• Revisionists in power

    Now President of the Senate of the Republic, Ignazio La Russa (right) is seen here in his youth, commemorating Benito Mussolini. Photo: IPA/Fotogramma.

    “The Partisan attack in Via Rasella was a page in the history of the resistance that was anything but noble. Those who were killed were a music band made up of semi-pensioners, not SS Nazis.”

    This is a quote from Ignazio La Russa, Italy’s President of the Senate. Before being promoted to the second-highest ranking role of the Republic, La Russa was well known for his fascist roots. Not only did he collect Benito Mussolini’s memorabilia, but he also started his political career as leader of neofascist Youth Front.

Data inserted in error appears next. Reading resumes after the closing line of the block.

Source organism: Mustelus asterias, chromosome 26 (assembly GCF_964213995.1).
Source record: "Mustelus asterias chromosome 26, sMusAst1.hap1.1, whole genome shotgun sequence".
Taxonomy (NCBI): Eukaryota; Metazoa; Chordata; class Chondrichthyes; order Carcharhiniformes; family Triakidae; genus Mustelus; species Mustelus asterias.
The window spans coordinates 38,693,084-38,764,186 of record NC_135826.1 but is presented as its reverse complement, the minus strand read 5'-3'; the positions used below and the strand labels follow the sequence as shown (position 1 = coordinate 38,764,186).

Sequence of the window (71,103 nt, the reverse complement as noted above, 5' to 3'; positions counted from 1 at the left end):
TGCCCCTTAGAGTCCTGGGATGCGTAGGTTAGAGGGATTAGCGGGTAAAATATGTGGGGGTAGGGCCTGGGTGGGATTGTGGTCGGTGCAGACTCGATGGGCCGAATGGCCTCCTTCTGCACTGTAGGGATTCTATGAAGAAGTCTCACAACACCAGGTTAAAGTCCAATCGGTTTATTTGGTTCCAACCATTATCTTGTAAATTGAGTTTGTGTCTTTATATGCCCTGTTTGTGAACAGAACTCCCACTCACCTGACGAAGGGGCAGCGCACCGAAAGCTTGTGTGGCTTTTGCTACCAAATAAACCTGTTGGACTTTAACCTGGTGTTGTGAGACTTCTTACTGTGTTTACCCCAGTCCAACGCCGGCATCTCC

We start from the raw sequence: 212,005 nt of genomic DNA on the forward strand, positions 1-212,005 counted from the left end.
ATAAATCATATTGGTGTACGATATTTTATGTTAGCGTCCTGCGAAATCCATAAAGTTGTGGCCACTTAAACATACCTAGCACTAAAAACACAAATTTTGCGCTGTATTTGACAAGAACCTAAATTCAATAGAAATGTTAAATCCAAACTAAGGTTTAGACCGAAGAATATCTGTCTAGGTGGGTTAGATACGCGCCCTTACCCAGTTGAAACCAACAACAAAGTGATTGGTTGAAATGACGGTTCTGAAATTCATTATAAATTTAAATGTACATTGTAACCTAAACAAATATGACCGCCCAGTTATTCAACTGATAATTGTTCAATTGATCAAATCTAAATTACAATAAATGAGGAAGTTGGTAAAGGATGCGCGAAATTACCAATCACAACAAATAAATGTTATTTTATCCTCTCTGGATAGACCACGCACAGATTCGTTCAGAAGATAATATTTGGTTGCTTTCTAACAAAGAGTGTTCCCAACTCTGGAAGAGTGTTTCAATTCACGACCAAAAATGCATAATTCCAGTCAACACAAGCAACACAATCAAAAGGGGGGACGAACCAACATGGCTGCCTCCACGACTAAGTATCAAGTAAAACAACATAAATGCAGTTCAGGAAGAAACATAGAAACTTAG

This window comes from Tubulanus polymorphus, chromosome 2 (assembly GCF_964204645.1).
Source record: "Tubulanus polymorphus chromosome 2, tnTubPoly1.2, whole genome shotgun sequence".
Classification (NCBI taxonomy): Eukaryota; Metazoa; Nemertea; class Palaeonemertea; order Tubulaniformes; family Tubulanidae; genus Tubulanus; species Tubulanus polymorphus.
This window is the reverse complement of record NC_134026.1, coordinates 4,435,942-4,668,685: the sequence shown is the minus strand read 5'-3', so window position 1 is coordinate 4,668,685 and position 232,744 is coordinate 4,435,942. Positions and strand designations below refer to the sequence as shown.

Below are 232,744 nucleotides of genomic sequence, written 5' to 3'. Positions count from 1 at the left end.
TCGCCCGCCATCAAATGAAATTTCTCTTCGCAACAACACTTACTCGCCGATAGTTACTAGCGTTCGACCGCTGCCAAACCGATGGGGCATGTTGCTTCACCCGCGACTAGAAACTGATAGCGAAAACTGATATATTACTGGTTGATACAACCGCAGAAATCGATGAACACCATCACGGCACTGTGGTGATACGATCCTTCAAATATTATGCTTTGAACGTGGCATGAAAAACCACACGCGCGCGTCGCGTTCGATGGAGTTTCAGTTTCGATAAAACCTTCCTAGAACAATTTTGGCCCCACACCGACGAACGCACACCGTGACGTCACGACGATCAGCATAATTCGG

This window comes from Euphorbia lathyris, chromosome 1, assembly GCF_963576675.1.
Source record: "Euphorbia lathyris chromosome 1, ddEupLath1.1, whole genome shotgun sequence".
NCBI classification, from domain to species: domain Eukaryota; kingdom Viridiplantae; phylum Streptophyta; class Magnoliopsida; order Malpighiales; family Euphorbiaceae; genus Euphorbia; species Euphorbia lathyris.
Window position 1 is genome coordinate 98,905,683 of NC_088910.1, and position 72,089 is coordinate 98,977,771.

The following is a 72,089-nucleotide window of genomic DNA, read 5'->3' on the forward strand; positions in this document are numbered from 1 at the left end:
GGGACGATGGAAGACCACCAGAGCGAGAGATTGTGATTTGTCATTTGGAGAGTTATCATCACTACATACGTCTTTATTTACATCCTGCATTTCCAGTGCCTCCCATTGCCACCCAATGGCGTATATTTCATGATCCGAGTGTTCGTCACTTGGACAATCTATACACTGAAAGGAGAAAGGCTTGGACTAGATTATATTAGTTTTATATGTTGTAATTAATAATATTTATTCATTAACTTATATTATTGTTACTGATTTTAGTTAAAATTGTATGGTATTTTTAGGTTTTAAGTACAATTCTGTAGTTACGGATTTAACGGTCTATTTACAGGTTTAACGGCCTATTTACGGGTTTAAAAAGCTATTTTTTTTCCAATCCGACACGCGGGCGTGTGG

La Russa was a co-founder of Brothers of Italy, Giorgia Meloni’s party. As soon as the far-right coalition won a majority, Meloni gave him a promotion. As a result, the president of the Senate is revising history. On 25 April, Italy’s Liberation Day, he didn’t join the President in a visit to anti-Fascist memorial in Piedmont, opting instead for a trip to Prague.

    This article is part of the "The war over memory" edition
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